So yesterday we had Heidi E. Y. Stemple writing about back matter. (She explains what it is for you who aren't familiar with the term, but, in short, it's extra material, often explanatory, at the back of a book.) What is particularly interesting about today's information is that Stemple points out that back matter can be used with fiction picture books as well as nonfiction. Certainly I've seen back matter, and even written it, in middle grade novels and above. I've just never considered it in terms of, say, picture book poetry.
One of the benefits of back matter in these cases, in my humble opinion, is that it makes poetry and literary types of work more accessible to those child readers who just want the facts, ma'am. It gives the books something for everybody.
Monday's Picture Books
I read six out of twelve. All these books include back matter.
I Took the Moon for a Walk by Carolyn Curtis and Alison Jay is a great combination of poetry, story, and art. And the back matter has the same elegant edge as the main text.
Best in Snow by April Pulley Sayre has just a few lovely words per
spectacular snow photograph. The back matter provides factual information for some of those lovely words.
Thunder Underground by Jane Yolen with illustrations by Josee Masse is like an earth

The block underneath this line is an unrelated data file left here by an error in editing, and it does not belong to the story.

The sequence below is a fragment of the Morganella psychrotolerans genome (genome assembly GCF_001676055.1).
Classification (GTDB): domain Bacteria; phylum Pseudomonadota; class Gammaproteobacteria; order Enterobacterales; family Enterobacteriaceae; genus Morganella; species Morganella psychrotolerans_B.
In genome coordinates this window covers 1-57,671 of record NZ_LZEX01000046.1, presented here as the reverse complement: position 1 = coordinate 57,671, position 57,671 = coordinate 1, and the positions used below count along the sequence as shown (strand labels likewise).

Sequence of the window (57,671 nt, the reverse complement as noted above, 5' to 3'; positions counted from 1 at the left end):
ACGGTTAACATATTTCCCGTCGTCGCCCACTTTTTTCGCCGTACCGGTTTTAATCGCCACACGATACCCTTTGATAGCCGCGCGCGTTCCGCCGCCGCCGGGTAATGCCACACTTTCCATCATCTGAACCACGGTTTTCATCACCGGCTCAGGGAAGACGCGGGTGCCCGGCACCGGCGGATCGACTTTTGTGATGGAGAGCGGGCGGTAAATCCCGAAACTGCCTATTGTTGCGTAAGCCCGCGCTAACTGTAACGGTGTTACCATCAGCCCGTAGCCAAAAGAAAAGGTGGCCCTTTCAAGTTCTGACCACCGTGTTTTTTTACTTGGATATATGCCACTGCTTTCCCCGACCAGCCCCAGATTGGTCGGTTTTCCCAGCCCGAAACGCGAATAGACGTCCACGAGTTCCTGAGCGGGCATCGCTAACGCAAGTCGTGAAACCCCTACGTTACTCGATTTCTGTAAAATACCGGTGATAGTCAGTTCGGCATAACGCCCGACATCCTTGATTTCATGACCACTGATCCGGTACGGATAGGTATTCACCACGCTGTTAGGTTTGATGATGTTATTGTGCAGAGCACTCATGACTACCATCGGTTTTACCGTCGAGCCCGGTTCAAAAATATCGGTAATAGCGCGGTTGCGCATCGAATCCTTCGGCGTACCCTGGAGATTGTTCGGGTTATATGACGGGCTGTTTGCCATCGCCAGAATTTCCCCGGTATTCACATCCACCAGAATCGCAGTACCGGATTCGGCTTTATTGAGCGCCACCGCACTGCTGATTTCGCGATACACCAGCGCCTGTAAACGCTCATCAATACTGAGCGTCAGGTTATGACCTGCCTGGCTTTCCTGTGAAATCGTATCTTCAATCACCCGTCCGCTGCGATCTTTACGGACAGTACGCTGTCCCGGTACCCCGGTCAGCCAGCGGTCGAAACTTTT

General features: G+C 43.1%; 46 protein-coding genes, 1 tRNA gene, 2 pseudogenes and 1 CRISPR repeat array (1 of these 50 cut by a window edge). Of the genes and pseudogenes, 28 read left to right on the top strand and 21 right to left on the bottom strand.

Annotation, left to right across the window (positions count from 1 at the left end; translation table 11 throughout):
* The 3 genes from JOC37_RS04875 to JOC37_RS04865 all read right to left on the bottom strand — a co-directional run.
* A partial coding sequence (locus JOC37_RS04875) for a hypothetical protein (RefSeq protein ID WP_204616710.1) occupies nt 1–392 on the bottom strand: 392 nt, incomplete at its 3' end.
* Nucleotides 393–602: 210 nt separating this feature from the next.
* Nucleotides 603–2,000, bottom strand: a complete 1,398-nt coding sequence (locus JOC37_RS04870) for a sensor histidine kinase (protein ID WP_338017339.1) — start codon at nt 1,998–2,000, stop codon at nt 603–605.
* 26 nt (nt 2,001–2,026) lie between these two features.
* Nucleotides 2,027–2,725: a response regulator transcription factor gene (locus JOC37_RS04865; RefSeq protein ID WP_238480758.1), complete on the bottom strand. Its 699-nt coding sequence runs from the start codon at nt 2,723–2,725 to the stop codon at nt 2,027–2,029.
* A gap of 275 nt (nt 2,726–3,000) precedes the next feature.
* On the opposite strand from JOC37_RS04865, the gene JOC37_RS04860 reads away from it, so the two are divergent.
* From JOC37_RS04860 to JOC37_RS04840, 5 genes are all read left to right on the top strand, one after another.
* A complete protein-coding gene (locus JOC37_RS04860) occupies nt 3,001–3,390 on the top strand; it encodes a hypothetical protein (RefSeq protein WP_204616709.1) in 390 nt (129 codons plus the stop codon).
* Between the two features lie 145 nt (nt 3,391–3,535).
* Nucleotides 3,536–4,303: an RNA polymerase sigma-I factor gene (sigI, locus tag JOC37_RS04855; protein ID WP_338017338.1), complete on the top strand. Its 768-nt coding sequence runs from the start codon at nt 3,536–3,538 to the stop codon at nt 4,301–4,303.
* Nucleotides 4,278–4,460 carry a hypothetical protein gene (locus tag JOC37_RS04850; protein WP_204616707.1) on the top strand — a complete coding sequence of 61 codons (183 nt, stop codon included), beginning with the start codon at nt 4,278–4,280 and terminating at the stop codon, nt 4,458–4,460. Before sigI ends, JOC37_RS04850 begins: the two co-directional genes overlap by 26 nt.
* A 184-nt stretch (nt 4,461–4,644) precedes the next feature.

science book of poetry. In fact, that may be exactly what it is. Back matter is a little more technical.
More-igami by Dori Kleber with illustrations by G. Brian Karas is a full on, traditional story about a child learning origami. The back matter here is a little different. It's two pages of origami instruction.
Listen to Our World by Bill Martin Jr. & Michael Sampson with illustrations by Melissa Sweet starts out with a human mother asking her child, "Can you hear the sounds of our world?" Then what follows is a series of two-page spreads of animal worlds and those worlds' sounds. The back matter is a description of the animals in those worlds.
Finding Winnie: The True Story of the World's Most Amazing Bear by Lindsay Mattick with illustrations by Sophie Blackall is categorized at fiction at the library where I found it. But it does say "true story," folks, right there in the title. It could be confusing for some people because it's set up as a mother telling her child a true story about a bear, so that frame may bring the fiction aspect in. Why, yes, I am nitpicking. Oh. Oh, the back matter. It's a photo album of WWI-era photographs of the man and bear who the book, particularly the first part, is about.
Can I add back matter in my picture book manuscript? Perhaps some kind of parody of back matter?